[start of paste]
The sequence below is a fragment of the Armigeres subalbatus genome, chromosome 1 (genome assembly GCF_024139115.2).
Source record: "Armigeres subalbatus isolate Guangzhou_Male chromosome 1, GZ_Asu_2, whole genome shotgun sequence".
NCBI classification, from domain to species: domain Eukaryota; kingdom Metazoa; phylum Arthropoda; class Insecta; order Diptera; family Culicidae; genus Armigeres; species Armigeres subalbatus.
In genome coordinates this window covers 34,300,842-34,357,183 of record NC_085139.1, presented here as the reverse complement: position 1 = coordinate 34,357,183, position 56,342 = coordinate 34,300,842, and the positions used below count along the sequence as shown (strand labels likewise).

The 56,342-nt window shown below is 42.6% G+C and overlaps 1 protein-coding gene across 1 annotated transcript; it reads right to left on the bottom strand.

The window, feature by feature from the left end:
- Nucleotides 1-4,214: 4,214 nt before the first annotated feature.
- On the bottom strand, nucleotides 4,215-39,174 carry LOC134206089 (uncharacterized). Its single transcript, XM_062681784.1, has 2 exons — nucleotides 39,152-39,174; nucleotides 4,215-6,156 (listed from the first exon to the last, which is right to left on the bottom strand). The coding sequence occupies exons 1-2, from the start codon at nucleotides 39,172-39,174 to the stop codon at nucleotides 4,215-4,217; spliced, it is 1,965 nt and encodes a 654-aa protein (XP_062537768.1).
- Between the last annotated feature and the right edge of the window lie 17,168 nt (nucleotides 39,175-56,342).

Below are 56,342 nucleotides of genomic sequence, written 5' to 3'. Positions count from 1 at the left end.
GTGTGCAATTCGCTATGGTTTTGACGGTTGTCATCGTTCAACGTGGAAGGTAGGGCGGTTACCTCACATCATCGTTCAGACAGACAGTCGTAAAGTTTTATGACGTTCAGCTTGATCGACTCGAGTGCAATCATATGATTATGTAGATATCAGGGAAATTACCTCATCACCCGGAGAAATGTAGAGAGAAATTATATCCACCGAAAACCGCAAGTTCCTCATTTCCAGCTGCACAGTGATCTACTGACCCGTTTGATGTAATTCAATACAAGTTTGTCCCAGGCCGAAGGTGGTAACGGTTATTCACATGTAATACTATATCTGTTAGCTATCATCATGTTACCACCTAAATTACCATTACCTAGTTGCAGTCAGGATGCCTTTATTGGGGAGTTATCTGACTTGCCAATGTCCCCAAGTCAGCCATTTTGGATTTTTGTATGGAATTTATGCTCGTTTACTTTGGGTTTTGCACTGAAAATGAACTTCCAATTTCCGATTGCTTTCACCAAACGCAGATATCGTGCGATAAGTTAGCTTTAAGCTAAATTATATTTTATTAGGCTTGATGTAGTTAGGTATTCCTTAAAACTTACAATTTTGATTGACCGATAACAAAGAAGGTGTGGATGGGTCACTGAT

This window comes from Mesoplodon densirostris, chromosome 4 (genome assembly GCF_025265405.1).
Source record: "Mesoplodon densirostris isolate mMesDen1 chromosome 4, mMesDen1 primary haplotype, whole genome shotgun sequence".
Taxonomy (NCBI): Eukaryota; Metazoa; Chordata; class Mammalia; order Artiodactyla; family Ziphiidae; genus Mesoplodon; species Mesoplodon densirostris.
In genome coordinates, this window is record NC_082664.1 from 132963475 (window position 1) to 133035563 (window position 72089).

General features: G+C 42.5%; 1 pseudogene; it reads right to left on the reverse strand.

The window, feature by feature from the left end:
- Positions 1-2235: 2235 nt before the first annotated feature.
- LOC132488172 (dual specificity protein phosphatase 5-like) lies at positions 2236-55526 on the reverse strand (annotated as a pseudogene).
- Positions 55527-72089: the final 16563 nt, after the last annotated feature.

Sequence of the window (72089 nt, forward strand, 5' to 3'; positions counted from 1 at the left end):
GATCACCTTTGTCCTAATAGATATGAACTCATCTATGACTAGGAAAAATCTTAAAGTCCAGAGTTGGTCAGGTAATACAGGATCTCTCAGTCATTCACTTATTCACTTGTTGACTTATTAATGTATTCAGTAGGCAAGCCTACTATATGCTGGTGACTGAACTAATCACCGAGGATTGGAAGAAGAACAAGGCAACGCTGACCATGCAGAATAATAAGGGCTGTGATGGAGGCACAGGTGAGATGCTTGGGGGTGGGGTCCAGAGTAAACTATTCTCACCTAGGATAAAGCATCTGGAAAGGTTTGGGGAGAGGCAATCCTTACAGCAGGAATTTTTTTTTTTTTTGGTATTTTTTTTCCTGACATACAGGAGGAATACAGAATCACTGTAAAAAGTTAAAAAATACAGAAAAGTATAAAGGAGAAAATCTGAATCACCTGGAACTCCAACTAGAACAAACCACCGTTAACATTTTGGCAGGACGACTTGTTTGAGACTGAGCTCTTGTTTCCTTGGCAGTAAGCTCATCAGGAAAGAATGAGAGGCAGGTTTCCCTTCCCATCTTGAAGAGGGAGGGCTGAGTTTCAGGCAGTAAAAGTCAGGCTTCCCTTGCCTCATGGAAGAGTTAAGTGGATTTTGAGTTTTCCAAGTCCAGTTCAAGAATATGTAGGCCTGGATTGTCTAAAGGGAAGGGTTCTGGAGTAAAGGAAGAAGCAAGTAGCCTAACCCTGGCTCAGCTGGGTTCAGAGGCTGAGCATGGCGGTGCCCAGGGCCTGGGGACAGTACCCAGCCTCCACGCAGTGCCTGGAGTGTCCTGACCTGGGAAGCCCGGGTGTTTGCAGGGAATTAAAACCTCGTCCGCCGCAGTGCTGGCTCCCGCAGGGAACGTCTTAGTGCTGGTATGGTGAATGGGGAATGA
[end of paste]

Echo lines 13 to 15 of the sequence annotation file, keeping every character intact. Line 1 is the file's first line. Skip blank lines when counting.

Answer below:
Source record: "Mesoplodon densirostris isolate mMesDen1 chromosome 4, mMesDen1 primary haplotype, whole genome shotgun sequence".
Taxonomy (NCBI): Eukaryota; Metazoa; Chordata; class Mammalia; order Artiodactyla; family Ziphiidae; genus Mesoplodon; species Mesoplodon densirostris.
In genome coordinates, this window is record NC_082664.1 from 132963475 (window position 1) to 133035563 (window position 72089).